The United States recently indicted five Chinese military operatives for cyber espionage. The grand jury charges bring about 31 different counts that could result in sentencing the individuals to 227 years in prison combined (by my count). Many are calling the U.S. Justice Department’s latest move to punish Chinese citizens for cyber espionage an unprecedented step (a Google news search brings up an amusing number of articles that seem to basically copy each other). While this goes a bit too far in that the U.S. Government has punished individuals for state crimes before, this move to charge five Chinese military officials with espionage is clearly an escalatory step that also at the same time represents doing the least that can be done beyond doing nothing.
A strong reaction is likely. Jon Lindsay, notes that “it [the charges] does broach new ground by fingering Chinese military personnel actively serving in China. Retaliation by China, perhaps even outing US intelligence personnel serving at the NSA, is probably inevitable, although accusations are sure to be more rhetorical than evidence-based.”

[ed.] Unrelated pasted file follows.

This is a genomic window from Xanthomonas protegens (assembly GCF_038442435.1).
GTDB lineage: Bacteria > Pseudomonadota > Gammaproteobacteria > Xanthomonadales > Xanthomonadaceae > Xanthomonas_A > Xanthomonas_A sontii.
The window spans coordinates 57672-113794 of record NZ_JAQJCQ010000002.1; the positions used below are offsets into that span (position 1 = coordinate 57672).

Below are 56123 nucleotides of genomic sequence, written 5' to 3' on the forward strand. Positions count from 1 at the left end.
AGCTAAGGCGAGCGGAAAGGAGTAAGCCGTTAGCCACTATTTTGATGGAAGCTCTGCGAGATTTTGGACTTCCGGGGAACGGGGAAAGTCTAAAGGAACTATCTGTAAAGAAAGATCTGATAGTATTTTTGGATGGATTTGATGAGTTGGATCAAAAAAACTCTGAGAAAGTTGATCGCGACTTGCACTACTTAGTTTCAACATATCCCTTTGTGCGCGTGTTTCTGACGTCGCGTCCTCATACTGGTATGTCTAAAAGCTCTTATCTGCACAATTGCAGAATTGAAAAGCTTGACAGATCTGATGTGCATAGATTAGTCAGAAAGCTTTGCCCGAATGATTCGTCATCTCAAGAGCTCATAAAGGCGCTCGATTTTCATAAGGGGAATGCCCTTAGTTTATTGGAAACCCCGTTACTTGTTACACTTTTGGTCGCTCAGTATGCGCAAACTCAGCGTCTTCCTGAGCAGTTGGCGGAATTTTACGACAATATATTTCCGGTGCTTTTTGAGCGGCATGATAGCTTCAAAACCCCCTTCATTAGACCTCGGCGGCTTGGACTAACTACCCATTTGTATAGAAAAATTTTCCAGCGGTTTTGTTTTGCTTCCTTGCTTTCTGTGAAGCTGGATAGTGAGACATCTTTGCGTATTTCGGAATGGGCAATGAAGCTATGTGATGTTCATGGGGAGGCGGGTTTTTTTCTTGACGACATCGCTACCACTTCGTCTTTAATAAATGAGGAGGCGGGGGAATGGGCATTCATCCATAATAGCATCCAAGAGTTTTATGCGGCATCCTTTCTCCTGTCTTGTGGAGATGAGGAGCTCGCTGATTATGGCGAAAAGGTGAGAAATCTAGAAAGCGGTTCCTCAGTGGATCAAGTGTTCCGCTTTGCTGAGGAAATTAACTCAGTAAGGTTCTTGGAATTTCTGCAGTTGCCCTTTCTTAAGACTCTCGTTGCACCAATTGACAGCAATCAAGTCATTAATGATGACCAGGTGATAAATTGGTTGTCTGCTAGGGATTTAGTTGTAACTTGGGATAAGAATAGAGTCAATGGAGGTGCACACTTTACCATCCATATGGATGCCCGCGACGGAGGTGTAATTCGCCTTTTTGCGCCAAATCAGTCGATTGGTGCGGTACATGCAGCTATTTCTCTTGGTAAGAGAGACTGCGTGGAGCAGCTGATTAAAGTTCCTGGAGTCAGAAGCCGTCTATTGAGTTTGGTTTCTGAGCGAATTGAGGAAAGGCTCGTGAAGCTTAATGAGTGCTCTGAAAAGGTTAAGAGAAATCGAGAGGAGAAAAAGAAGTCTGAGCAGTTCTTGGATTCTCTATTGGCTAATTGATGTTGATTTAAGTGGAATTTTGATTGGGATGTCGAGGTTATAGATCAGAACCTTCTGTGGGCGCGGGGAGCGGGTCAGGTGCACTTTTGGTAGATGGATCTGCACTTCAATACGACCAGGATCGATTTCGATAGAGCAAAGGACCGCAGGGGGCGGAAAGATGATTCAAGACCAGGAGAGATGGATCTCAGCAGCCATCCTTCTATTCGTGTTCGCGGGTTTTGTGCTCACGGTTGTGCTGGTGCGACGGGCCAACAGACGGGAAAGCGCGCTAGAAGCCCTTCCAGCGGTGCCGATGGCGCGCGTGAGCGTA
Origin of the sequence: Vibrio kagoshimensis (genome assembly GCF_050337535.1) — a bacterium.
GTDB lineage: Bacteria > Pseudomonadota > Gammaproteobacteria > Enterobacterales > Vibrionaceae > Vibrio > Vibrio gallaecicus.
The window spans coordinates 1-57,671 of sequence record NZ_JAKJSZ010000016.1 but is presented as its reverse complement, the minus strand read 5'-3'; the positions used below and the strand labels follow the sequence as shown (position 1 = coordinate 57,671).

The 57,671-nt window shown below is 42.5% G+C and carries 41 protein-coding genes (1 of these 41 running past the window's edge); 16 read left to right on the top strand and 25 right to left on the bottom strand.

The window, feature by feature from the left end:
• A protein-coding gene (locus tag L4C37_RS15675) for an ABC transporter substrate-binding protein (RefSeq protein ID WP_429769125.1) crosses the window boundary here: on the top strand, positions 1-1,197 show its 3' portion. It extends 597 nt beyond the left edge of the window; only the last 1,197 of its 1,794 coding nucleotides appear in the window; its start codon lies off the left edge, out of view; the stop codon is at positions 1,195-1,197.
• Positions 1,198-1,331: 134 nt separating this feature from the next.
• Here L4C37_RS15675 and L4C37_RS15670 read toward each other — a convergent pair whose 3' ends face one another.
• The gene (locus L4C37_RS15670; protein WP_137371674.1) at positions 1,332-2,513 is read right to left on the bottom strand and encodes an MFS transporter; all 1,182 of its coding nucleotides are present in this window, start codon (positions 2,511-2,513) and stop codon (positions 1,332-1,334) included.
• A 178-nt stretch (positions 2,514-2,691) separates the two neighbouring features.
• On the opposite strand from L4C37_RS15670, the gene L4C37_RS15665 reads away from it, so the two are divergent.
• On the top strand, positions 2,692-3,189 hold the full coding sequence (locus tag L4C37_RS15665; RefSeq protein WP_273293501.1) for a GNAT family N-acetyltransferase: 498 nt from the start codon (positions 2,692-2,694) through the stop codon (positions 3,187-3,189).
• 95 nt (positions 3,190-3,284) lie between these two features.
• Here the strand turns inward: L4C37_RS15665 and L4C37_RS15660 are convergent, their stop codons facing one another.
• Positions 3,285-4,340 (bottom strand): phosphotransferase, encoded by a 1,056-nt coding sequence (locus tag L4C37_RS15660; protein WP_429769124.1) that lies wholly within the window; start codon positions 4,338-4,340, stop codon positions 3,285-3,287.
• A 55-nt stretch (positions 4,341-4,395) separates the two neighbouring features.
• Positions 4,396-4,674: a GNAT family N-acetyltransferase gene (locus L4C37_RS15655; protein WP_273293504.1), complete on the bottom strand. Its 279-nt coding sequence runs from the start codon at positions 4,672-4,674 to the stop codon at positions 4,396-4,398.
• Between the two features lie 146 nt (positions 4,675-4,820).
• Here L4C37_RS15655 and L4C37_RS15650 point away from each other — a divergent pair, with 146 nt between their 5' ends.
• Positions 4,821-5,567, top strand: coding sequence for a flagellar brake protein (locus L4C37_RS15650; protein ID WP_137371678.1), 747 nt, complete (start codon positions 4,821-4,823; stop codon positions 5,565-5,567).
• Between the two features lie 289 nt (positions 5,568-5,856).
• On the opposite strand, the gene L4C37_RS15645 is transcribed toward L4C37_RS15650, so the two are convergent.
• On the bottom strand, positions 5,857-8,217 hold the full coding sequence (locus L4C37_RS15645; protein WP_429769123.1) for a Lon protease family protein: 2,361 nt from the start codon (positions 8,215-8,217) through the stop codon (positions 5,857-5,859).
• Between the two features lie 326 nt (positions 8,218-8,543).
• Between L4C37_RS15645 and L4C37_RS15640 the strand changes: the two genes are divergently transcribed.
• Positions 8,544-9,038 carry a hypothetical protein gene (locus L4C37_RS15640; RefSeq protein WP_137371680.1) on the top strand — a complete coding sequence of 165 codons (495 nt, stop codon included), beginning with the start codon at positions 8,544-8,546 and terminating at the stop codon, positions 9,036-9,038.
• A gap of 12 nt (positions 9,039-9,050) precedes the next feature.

In fact, China has taken the first step by calling the charges preposterous and charging the U.S. with double standards. They have called in the ambassador to launch a formal complaint and canceled cooperation on a cyber initiatives for the time being. Further action in private or in public is clearly forthcoming. China has also taken the step to ban Windows 8 on all government computers. A strong step in that Windows XP was so popular there and it was assumed that Windows 8 would be just as prevalent in the future. They are reacting both to these moves but also Microsoft’s abandonment of the XP operating system leaving current Chinese systems vulnerable.